Technologies
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WARF: P120322US02

Enzyme Aids Intranasal Drug Delivery


INVENTORS -

Robert Thorne, Jeffrey Lochhead

The Wisconsin Alumni Research Foundation (WARF) is seeking commercial partners interested in developing nasal spray containing matrix metalloproteinase-9, which helps drugs get absorbed into the brain and blood.
OVERVIEWCurrently, delivering drugs directly into the brain requires invasive surgery. This is because a tight cellular layer called the blood-brain barrier (BBB) not only prevents harmful substances from entering the brain, but also blocks many therapeutic agents.

Major research is now focused on bypassing the BBB and delivering drugs intranasally. While many factors influence how drugs are absorbed via the nose, it is known that certain substances can make the nasal lining, or epithelium, more permeable. Such ‘absorption/permeability enhancers’ include bile salts and other chemicals. However, none of these are used in conjunction with nasal peptide or protein drugs (e.g., calcitonin, desmopressin and oxytocin) because they can be toxic and cause irreversible damage to epithelial cells.
THE INVENTIONUW–Madison researchers have developed a method to enhance intranasal drug absorption using a naturally occurring endopeptidase, called matrix metalloproteinase-9 (MMP-9). This enzyme makes the nasal epithelium more permeable to drugs by degrading type IV collagen. Nasal spray or drops containing MMP-9 can be administered at the same time or prior to a drug to improve its absorption.
APPLICATIONS
  • Drug delivery
  • Use with biopharmaceuticals such as peptides, proteins, oligonucleotides, vectors for gene therapy and stem cells
KEY BENEFITS
  • Higher concentrations of drugs can be delivered into the brain and blood.
  • Bypasses the blood-brain barrier
  • MMP-9 is a natural enzyme and may be better tolerated.
STAGE OF DEVELOPMENTThe development of this technology was supported by the WARF Accelerator Program. The Accelerator Program selects WARF’s most commercially promising technologies and provides expert assistance and funding to enable achievement of commercially significant milestones. WARF believes that these technologies are especially attractive opportunities for licensing.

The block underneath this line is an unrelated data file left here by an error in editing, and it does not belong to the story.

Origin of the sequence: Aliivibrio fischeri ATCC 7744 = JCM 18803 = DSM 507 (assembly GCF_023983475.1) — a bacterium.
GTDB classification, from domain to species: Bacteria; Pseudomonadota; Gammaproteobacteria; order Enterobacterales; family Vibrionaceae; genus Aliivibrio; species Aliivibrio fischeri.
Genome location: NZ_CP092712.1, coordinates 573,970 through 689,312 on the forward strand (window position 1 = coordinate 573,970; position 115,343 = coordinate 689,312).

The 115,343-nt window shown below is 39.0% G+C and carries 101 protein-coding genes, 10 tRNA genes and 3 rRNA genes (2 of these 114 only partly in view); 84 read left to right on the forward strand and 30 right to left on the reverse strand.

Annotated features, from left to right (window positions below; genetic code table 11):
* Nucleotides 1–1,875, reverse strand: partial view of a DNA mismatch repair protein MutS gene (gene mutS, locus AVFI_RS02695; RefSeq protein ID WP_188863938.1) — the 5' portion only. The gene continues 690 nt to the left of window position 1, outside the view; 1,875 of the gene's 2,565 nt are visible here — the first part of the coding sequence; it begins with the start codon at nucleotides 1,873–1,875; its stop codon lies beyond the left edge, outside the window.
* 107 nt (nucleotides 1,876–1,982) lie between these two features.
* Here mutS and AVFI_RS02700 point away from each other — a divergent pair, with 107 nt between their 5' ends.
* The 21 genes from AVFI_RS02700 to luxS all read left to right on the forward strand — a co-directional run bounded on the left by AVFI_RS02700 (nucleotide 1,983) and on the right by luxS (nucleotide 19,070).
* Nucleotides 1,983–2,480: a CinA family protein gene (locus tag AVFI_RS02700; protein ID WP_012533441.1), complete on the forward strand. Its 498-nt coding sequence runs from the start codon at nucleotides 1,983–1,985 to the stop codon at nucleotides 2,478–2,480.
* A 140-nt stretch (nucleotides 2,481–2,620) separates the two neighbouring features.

ADDITIONAL INFORMATION
For More Information About the Inventors
Publications
  • Lochhead J.J. and Thorne R.G. 2012. Intranasal Delivery of Biologics to the Central Nervous System. Adv. Drug Deliver. Rev. 64, 614-628.
Contact Information
For current licensing status, please contact Andy DeTienne at adetienne@warf.org or (608) 262-7859.
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Since its founding as a private, nonprofit affiliate of the University of Wisconsin–Madison, WARF has provided patent and licensing services to UW–Madison and worked with commercial partners to transform university research into products that benefit society. WARF intellectual property managers and licensing staff members are leaders in the field of university-based technology transfer. They are familiar with the intricacies of patenting, have worked with researchers in relevant disciplines, understand industries and markets, and have negotiated innovative licensing strategies to meet the individual needs of business clients.

The University of Wisconsin and WARF –
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UW–Madison has the integrative capabilities to complete many key components of the drug development cycle, from discovery through clinical trials. As one of the top research universities in the world, and one of the two best-funded universities for research in the country, UW–Madison offers state-of-the-art facilities unmatched by most public universities.

These include the Small Molecule Screening Facility at the UW Comprehensive Cancer Center; the Zeeh Pharmaceutical Experiment Station, which provides consulting and laboratory services for developing formulations and studying solubility, stability and more; the Waisman Clinical Biomanufacturing Facility; the Wisconsin Institute for Medical Research, which provides UW–Madison with a complete translational research facility; and the innovative, interdisciplinary Wisconsin Institutes for Discovery, home to the private, nonprofit Morgridge Institute for Research and its public twin, WID, part of the university's graduate school. The highly qualified experts at these facilities are ready to work with you to create a library of candidates for drug development.